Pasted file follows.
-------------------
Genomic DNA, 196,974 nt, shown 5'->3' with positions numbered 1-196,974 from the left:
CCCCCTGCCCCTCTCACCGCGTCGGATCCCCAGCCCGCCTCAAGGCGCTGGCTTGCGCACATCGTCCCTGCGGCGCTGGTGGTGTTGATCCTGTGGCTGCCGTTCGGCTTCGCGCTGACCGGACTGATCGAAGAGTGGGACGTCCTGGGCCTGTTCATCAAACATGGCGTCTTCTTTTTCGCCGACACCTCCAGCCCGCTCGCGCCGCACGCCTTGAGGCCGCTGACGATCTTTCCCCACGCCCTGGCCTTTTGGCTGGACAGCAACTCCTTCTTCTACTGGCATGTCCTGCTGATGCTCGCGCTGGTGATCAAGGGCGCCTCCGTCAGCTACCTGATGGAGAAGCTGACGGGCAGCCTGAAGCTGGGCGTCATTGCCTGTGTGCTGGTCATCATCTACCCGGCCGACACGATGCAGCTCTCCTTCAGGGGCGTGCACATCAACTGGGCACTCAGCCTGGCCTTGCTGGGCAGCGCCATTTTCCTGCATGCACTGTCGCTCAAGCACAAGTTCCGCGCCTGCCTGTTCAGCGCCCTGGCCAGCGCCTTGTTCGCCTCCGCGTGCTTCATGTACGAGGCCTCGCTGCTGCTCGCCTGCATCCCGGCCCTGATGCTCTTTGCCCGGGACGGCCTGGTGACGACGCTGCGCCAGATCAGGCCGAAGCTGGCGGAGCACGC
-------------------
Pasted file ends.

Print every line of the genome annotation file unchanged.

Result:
Genomic DNA, 196,974 nt, shown 5'->3' with positions numbered 1-196,974 from the left:
CCCCCTGCCCCTCTCACCGCGTCGGATCCCCAGCCCGCCTCAAGGCGCTGGCTTGCGCACATCGTCCCTGCGGCGCTGGTGGTGTTGATCCTGTGGCTGCCGTTCGGCTTCGCGCTGACCGGACTGATCGAAGAGTGGGACGTCCTGGGCCTGTTCATCAAACATGGCGTCTTCTTTTTCGCCGACACCTCCAGCCCGCTCGCGCCGCACGCCTTGAGGCCGCTGACGATCTTTCCCCACGCCCTGGCCTTTTGGCTGGACAGCAACTCCTTCTTCTACTGGCATGTCCTGCTGATGCTCGCGCTGGTGATCAAGGGCGCCTCCGTCAGCTACCTGATGGAGAAGCTGACGGGCAGCCTGAAGCTGGGCGTCATTGCCTGTGTGCTGGTCATCATCTACCCGGCCGACACGATGCAGCTCTCCTTCAGGGGCGTGCACATCAACTGGGCACTCAGCCTGGCCTTGCTGGGCAGCGCCATTTTCCTGCATGCACTGTCGCTCAAGCACAAGTTCCGCGCCTGCCTGTTCAGCGCCCTGGCCAGCGCCTTGTTCGCCTCCGCGTGCTTCATGTACGAGGCCTCGCTGCTGCTCGCCTGCATCCCGGCCCTGATGCTCTTTGCCCGGGACGGCCTGGTGACGACGCTGCGCCAGATCAGGCCGAAGCTGGCGGAGCACGC